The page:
I make mistakes. I make mistakes all the time. We make mistakes. We make mistakes as parents and as business owners. In fact I would go as far to say that both pursuits are just a series of learning from your mistakes so you can make new and better ones. If we haven’t fucked something up in a while it normally means that we havent done anything in a while. Being a business owner, parent or human involves taking risks and statistically most of them will probably miss the mark. All of them however will better inform you on what to do next time.

You’ve got to make mistakes to innovate and highly innovative companies are more successful than companies that resist change. Over the last few weeks I’ve been learning about Netflix company culture in my new favourite business book No Rules Rules, Netflix and the Culture of Reinvention by Reed Hastings and Erin Meyer. This is one of those books that I’ve almost entirely read outloud to Matt because I’ve found the fostering of innovation within their business so inspiring. 

Innovation is one of those business buzzwords that is kicked about in companies mission statements but is very rarely supported by the actions of the business. Reed wanted to change all that at Netflix because he understood that they actually needed to innovate. They needed progressive, strong and risky ideas if they wanted to move and adapt as fast as they needed to. 

A few things happened. First, in the early days Netflix had to cut a bunch of staff because they couldn’t afford to keep everyone on. The staff dropped from 120 down to 80 and only the most talented people remained. Reed was worried this would cause huge problems as some co-workers were fired while others remained but the reverse happened. Productivity and morale increased because you had a bunch of people who were at the top of their game all working together. Removing the mediocre talent created a higher talent density. 

Next step was to encourage and celebrate candour. People have to be able to speak their minds. When you have top talent holding back because they don’t want to upset their boss you stifle innovation. Reed encouraged EVERYONE to speak up and encouraged management in particular to thank staff for their feedback. 

With all these talented people keeping each other in line Reed was able to remove controls giving his staff more freedoms and responsibility for themselves. At Netflix there is no vacation policy or travel and expense approvals. ‘Act in Netflix's best interests’ is the travel and expenses policy. If people abuse it, they’ll get fired and made an example of but otherwise, Netflix trusts their staff.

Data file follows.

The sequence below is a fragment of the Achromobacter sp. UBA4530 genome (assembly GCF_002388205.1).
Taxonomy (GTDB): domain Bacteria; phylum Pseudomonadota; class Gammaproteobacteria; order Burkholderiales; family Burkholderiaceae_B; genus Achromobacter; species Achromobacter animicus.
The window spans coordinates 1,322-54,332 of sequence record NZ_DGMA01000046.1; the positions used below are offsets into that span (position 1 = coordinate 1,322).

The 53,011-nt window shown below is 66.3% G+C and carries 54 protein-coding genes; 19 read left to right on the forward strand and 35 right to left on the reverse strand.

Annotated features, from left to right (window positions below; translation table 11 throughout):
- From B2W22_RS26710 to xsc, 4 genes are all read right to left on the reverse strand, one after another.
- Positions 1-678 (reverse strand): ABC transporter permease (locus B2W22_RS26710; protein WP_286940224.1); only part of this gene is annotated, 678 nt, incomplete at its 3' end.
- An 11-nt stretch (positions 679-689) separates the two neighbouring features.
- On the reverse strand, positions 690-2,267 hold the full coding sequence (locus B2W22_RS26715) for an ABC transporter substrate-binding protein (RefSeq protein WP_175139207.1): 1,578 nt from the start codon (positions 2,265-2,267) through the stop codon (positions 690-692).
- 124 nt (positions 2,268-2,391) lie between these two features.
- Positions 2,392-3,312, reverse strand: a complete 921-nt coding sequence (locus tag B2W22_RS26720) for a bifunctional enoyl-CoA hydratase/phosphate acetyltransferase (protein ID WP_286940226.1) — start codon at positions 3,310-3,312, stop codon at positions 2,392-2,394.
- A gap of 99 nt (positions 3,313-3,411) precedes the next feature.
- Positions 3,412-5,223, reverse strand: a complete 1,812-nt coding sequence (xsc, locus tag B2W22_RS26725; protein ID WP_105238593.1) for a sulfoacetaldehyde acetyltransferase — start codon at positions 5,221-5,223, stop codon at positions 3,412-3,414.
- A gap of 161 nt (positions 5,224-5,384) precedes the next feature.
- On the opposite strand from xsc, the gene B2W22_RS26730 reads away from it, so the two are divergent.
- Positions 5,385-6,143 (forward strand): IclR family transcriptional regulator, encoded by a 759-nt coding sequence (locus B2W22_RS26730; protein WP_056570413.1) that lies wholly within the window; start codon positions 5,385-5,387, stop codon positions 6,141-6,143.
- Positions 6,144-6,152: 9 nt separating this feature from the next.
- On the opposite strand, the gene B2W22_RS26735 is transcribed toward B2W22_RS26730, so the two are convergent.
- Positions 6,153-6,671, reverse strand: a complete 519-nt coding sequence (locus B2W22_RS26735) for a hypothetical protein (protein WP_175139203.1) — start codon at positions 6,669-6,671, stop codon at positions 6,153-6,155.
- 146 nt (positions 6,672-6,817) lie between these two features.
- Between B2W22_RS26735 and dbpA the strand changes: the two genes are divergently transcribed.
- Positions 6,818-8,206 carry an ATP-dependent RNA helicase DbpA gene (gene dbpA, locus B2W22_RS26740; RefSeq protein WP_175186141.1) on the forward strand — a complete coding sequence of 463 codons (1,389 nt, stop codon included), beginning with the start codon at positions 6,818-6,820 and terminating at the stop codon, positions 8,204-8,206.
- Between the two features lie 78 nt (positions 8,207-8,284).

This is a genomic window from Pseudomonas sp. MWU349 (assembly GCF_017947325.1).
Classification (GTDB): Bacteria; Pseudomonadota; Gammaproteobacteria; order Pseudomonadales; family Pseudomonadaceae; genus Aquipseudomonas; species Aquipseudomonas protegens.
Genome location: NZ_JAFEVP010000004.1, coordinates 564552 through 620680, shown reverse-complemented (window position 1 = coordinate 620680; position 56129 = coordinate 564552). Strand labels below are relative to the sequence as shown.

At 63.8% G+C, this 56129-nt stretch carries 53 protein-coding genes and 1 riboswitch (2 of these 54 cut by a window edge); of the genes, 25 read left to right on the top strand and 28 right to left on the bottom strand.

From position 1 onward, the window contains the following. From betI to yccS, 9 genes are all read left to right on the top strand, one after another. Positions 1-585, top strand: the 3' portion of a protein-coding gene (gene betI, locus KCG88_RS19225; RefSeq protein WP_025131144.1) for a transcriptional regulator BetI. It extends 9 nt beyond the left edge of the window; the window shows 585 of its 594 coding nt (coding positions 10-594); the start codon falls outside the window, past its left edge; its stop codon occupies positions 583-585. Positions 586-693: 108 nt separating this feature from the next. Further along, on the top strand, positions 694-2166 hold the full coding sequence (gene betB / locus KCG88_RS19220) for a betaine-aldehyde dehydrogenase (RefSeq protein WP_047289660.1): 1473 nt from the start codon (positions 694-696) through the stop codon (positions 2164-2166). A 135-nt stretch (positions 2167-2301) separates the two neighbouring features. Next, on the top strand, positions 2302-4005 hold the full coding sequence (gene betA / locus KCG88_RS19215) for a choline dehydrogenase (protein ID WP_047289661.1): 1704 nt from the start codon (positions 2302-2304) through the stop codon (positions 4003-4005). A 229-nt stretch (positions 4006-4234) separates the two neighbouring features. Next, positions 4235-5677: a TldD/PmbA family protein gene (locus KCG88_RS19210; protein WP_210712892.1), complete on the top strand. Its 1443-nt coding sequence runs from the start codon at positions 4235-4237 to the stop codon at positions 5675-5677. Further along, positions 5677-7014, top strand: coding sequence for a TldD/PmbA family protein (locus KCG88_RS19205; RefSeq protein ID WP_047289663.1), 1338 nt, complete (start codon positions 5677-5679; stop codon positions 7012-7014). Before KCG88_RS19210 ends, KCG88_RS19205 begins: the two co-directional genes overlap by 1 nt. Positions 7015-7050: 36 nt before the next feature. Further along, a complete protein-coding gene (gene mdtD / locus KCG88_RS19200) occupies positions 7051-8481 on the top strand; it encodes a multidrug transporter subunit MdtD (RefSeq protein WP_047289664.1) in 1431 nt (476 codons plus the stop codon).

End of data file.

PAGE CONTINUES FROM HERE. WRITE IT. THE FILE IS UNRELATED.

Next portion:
Having built up a culture of freedom and responsibility the next step was to create transparency. For employees to work in your best interest they need to know what's going on behind the scenes. P&L statements are distributed regularly and staff are taught how to read them. When there is a reshuffle coming up, Netflix talks to staff about it before any decisions are made rather than once they’ve been made. This approach treats employees like actual responsible adults who matter.

‘Whisper wins and shout mistakes’ is one of Reed's famous sayings. At Netflix they openly discuss when something goes wrong. This really resonated with me as a small business owner. Standing up in front of your team and admitting that you made a bad decision feels like an opportunity for your team to lose faith in you but if you’ve built up that candour and respect then it can strengthen the relationship. This is because people aren’t stupid. When shit goes down at work, pretending that everything is cool and trying to save face is lying to them. People can see right through it.

Personally I’ve found that I connect quicker to people to admit something ‘human’ about themselves early on. The kids are a great example. I find people who constantly talk about how amazing their children are to be hard to connect with. The moment someone admits that their kids are jerks (in the most loving way) I feel like a barrier has been removed and we can talk openly about being a parent. 

In a professional capacity when people talk about how they found something hard or challenging I instantly connect with that feeling. Being vulnerable and honest can create stronger bonds quicker in the right circumstance. There was a study about telling people the truth when they aren't trusted and the opposite happens - people start to think less of you so it is important that there is a foundation of trust to begin with before you go publicly announcing all of your mistakes. 

I’m obviously quite open about sharing the mistakes I make - this blog is a great outlet for that. Writing them down helps me process them and find that lesson that all mistakes leave in their wake. I’m yet to finish No Rules Rules but it's one of the first books I’ve read in a long time that explores a fundamentally different approach to company culture. It ultimately treats your team like adults that you trust, respect and want to keep around. No wonder Netflix is one of the biggest and most successful companies on the planet! 

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